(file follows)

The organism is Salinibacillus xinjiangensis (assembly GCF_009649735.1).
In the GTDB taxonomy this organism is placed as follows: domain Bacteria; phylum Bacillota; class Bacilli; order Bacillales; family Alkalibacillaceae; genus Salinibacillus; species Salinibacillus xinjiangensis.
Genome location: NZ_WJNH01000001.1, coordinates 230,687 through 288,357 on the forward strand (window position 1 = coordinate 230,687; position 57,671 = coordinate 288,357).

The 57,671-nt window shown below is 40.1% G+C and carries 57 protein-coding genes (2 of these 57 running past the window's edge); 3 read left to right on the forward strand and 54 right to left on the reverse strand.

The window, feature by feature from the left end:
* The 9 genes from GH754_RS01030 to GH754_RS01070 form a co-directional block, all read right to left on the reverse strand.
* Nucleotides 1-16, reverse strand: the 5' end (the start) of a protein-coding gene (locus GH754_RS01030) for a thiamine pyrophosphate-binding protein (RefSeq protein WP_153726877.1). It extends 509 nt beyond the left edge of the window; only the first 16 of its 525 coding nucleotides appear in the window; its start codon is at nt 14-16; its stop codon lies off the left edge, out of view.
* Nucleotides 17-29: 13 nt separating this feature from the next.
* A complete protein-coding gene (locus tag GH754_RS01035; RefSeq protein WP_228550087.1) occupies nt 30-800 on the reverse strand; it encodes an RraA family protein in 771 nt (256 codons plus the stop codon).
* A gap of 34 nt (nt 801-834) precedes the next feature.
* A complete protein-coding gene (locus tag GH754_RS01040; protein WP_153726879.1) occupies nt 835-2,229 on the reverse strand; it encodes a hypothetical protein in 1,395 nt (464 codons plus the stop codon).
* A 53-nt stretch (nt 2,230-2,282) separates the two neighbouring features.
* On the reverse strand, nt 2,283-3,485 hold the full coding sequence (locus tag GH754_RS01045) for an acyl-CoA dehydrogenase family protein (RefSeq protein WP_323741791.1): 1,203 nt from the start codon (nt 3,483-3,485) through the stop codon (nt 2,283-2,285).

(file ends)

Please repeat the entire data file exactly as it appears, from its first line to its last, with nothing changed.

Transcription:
The organism is Salinibacillus xinjiangensis (assembly GCF_009649735.1).
In the GTDB taxonomy this organism is placed as follows: domain Bacteria; phylum Bacillota; class Bacilli; order Bacillales; family Alkalibacillaceae; genus Salinibacillus; species Salinibacillus xinjiangensis.
Genome location: NZ_WJNH01000001.1, coordinates 230,687 through 288,357 on the forward strand (window position 1 = coordinate 230,687; position 57,671 = coordinate 288,357).

The 57,671-nt window shown below is 40.1% G+C and carries 57 protein-coding genes (2 of these 57 running past the window's edge); 3 read left to right on the forward strand and 54 right to left on the reverse strand.

The window, feature by feature from the left end:
* The 9 genes from GH754_RS01030 to GH754_RS01070 form a co-directional block, all read right to left on the reverse strand.
* Nucleotides 1-16, reverse strand: the 5' end (the start) of a protein-coding gene (locus GH754_RS01030) for a thiamine pyrophosphate-binding protein (RefSeq protein WP_153726877.1). It extends 509 nt beyond the left edge of the window; only the first 16 of its 525 coding nucleotides appear in the window; its start codon is at nt 14-16; its stop codon lies off the left edge, out of view.
* Nucleotides 17-29: 13 nt separating this feature from the next.
* A complete protein-coding gene (locus tag GH754_RS01035; RefSeq protein WP_228550087.1) occupies nt 30-800 on the reverse strand; it encodes an RraA family protein in 771 nt (256 codons plus the stop codon).
* A gap of 34 nt (nt 801-834) precedes the next feature.
* A complete protein-coding gene (locus tag GH754_RS01040; protein WP_153726879.1) occupies nt 835-2,229 on the reverse strand; it encodes a hypothetical protein in 1,395 nt (464 codons plus the stop codon).
* A 53-nt stretch (nt 2,230-2,282) separates the two neighbouring features.
* On the reverse strand, nt 2,283-3,485 hold the full coding sequence (locus tag GH754_RS01045) for an acyl-CoA dehydrogenase family protein (RefSeq protein WP_323741791.1): 1,203 nt from the start codon (nt 3,483-3,485) through the stop codon (nt 2,283-2,285).